China has one of the world’s fastest-aging societies today. More than 264 million Chinese residents are aged 60 or over, which will almost double to 402 million by 2040. The China’s 2030 Healthy Initiative has highlighted that the elderly should receive vaccinations and enhance the management of chronic diseases for voluntary disease prevention. Nevertheless, low vaccination rates among the elderly remains a problem that still persists to the present day – as seen with seasonal influenza and, more recently, COVID-19.
A lot of this may have to do with their sources of information, whether from traditional media and receiving advice from trusted relatives and friends. But also, from the education of healthcare workers who play a major role in shaping public opinion and awareness of the benefits and risks of the vaccines. But overall, a low vaccination rate among senior residents in China is not only a scientific problem, but rather a social issue.
- For flu, there is sufficient clinical data to prove efficacy and safety among older people. Yet, implementation policies are inconsistent which ultimately affect the end results. Hence, taking a systematic approach can improve the coverage of seasonal flu vaccination (e.g., adopting a free vaccine policy, integrating seasonal flu vaccination into primary health care system and public health service package).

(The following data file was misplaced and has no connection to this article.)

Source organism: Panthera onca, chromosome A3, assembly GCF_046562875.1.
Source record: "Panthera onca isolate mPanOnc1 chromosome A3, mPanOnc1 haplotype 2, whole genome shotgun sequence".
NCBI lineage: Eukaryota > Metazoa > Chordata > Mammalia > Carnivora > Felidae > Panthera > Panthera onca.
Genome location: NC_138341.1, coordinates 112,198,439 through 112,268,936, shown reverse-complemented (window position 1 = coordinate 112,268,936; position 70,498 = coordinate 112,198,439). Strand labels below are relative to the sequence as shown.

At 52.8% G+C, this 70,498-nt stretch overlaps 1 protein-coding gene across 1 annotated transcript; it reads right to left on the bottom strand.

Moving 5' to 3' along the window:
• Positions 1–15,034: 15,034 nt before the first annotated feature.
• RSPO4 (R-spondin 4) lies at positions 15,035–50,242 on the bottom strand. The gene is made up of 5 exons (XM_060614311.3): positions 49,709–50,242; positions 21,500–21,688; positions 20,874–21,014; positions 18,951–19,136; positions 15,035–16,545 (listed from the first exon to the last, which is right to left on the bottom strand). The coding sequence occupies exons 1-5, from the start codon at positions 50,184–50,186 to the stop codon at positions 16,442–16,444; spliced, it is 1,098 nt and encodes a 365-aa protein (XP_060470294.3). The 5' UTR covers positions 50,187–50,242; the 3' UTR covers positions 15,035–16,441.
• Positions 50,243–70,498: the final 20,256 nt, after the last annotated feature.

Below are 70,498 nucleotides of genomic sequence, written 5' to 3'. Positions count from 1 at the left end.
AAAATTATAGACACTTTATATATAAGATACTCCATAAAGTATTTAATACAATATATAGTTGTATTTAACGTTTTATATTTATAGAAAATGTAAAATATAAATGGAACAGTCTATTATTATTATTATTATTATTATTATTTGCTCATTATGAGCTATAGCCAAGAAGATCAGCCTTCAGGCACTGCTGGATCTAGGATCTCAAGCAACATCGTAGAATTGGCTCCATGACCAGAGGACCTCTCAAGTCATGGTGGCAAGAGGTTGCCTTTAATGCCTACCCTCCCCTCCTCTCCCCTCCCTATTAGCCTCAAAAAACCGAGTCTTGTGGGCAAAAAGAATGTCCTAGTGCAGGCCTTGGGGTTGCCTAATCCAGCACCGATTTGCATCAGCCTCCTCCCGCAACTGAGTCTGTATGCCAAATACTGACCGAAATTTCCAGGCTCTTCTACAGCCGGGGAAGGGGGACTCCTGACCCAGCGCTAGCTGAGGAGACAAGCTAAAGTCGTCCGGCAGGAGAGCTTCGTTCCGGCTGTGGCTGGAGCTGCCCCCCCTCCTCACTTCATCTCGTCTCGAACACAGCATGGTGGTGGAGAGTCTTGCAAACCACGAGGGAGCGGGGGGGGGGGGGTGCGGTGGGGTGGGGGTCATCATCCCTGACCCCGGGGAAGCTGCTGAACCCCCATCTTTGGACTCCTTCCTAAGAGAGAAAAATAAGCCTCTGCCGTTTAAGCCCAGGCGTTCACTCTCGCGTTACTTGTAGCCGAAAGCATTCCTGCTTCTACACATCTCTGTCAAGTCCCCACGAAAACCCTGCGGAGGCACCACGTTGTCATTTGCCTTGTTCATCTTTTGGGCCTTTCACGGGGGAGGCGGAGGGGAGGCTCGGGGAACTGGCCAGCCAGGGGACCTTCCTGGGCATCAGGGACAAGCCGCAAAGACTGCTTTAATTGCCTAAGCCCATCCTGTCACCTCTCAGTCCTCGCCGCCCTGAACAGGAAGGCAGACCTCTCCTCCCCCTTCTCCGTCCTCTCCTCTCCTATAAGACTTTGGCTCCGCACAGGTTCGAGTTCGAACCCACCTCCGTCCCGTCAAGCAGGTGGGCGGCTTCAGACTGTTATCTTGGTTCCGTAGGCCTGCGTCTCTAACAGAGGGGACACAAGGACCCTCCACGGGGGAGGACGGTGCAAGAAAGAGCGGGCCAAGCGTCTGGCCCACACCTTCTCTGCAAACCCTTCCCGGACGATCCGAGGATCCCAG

- For COVID-19, the issue has been highly politicized with often times an overexposure of information and yet a lack of clinical trials data in elderly participants and pregnant women. Hence, the role of health authorities, healthcare providers, and family caregivers in supporting and encouraging the elderly to get COVID-19 vaccines during and at the turning point of the pandemic is crucial.
Three years into the pandemic has brought valuable lessons on how to improve vaccination rates for the elderly. Overall, it is a matter of collective effort. On one side, vaccine developers can continue to guarantee the safety and efficacy of vaccines. On the other side, guardians, relatives and caregivers are all involved in the decision-making process for the elders via innovative communication strategies and promoting awareness campaigns to educate the public. As infectious diseases like influenza and COVID-19 threaten the health of this aging population, there is now more than ever, a need to understand how to protect them through vaccination.
About The Author
Stefania Jiang is an Associate at Bridge Consulting. With a background in International Relations, she aspires to connect China and the world through cross-cultural communication, digital storytelling and knowledge sharing. Find Stefania on LinkedIn.